On 2 October 1858, in Calcutta's St Paul's Cathedral, the bachelor George (then aged 56) married the 30 year-old spinster Hannah Thomas. She had been born in mid-Wales, the daughter of Gentleman Farmer John Thomas, who later moved to Bletsoe in Bedfordshire. It is not known how Hannah came to be in Calcutta, but her brother (John Phillips Thomas) was a witness at the wedding so it is a reasonable assumption that he also worked in Calcutta and was somehow instrumental in his sister meeting George.

George and Hannah had no children (or, at least, none that survived) and it seems that they stayed in Calcutta until George retired. He returned to England a very wealthy man. The 1871 Census records the couple - with George living on "income from interest" - at the smart address of 32 Gloucester Square, London (just north of Hyde Park) and with a domestic staff of nine. They were still at that address when George died in April 1876.

George's Will indicates that he also leased "The Grange, Leatherhead" as his country residence. There was a "Grange" in the centre of Leatherhead, but this was both too urban and far too small to be a rich man's country residence. It seems certain that the house was the Victorian part of what is now the Grange Centre for People with Disabilities in Rectory Lane, Great Bookham. George Brown is listed as a resident on the Bookham page of the 1874 Post Office Directory list. As Bookham was relatively undeveloped at the time and Leatherhead (less than three miles away) was the nearest railway station, it's not surprising that the larger town was given as the address.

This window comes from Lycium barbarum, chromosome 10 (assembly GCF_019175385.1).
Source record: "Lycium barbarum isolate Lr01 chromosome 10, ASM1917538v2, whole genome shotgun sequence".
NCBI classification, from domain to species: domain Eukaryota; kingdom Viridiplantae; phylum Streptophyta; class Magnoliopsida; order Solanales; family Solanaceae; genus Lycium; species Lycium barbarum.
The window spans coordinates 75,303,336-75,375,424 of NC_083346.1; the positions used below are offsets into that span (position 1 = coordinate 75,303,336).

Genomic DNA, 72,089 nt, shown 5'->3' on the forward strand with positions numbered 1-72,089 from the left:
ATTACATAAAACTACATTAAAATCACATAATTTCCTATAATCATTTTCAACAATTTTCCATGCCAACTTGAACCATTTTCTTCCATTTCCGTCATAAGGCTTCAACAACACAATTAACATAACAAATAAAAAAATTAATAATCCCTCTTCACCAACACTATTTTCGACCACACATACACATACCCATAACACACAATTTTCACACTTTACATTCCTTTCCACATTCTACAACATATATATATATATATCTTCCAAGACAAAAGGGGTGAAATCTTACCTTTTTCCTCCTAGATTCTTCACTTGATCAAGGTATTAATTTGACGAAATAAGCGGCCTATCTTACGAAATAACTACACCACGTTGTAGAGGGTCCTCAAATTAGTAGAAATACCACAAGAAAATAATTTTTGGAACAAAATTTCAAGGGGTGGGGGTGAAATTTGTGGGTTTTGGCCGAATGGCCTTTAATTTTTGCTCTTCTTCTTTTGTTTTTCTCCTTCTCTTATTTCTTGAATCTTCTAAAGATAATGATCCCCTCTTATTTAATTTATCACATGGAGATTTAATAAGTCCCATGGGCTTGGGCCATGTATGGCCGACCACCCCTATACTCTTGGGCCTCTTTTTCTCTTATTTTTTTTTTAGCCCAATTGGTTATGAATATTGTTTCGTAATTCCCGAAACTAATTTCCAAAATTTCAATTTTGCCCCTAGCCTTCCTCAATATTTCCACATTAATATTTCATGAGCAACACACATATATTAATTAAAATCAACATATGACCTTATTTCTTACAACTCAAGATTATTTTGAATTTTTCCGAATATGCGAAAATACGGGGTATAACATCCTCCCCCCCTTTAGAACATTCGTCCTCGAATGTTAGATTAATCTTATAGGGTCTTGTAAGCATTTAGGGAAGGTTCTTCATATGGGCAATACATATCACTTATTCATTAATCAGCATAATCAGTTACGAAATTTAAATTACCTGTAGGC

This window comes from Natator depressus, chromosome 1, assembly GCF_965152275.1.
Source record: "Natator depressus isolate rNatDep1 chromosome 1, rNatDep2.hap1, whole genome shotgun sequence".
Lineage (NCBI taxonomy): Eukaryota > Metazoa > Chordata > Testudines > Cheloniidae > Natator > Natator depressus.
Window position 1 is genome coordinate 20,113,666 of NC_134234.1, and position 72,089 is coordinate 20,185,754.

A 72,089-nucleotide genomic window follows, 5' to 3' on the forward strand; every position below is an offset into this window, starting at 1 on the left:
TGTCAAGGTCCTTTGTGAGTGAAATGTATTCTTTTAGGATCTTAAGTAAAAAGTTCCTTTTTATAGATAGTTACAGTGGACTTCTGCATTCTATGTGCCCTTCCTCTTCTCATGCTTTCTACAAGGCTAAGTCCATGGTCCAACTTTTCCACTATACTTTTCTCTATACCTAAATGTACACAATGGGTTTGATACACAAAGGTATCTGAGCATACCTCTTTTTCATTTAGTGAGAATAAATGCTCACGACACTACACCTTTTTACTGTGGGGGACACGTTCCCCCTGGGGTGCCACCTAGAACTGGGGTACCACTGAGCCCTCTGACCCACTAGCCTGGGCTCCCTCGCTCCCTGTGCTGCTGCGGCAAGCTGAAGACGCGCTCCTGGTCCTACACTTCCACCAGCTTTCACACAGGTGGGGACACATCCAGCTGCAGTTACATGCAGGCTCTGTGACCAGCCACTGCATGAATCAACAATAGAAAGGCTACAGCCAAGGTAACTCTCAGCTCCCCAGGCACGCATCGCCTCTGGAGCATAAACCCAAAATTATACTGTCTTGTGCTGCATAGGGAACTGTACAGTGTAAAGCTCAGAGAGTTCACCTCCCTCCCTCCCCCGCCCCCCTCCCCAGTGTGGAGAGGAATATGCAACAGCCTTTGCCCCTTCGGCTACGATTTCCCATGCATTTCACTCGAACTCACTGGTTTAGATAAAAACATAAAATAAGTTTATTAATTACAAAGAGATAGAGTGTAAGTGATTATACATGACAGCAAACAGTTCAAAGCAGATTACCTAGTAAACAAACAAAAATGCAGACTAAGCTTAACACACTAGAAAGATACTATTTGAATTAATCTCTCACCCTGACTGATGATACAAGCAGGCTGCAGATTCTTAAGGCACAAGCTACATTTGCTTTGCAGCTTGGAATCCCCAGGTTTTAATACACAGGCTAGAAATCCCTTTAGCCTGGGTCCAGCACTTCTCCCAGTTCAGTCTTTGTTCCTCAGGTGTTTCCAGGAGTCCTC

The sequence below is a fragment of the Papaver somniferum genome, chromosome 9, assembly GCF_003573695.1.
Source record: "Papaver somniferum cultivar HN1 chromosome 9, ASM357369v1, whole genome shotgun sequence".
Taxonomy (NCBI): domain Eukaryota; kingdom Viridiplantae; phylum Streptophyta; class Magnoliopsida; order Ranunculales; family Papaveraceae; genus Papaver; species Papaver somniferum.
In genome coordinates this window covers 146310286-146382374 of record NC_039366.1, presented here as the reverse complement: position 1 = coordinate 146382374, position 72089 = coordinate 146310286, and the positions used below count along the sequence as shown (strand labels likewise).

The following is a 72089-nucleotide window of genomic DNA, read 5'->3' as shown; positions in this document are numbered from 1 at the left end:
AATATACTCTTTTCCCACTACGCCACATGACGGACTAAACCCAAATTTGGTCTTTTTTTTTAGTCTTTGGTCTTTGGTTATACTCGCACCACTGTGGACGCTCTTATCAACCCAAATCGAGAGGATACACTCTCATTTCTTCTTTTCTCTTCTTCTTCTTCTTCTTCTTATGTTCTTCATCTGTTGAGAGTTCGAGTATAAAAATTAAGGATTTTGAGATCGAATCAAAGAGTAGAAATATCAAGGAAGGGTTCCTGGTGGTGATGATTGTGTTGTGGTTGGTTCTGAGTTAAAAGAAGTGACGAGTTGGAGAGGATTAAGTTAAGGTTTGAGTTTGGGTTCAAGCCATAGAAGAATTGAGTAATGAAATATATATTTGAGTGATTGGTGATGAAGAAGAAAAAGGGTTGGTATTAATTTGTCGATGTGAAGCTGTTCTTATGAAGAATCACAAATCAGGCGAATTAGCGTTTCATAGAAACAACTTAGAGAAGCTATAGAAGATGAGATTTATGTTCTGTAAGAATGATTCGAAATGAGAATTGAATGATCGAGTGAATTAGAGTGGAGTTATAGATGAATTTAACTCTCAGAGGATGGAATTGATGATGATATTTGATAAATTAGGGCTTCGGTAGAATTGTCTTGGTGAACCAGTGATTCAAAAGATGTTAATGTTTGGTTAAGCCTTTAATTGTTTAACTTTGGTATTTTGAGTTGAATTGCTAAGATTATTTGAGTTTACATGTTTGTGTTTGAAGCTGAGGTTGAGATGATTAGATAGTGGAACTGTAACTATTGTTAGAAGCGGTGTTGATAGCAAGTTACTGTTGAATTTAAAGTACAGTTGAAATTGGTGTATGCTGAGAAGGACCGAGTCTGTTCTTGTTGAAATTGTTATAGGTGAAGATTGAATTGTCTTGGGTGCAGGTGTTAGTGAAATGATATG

George and Hannah doubtless visited his older brother, William, and family at Horton - not least on the way to or from their country residence. Indeed, they might well have worshipped with the Trotters in the smaller first Christ Church (a "chapel of ease" to St Martin's), and were doubtless kept up to speed on plans for the present building - the construction of which alongside the earlier (and subsequently demolished) church was well under way when George died in April 1876.

William Trotter was the first-named executor of George's substantial estate - of some £ 80,000 then or about £ 8 million at 2017 prices. It is clear that George had been helping William financially: the Will explicitly cancelled William's debts with him. Moreover, having made generous provision for his "dear wife Hannah" for the rest of her life and certain other cash legacies to his wider family, George left William a half-share of the residuary estate - giving the equivalent of at least a £ 2-3 million boost to his bank account.

William was a generous donor to the new Christ Church, among other things, funding the organ and substantial stained glass. At a couple of removes, Christ Church was the unwitting beneficiary of George's opium trading!

Roger Morgan © April, 2017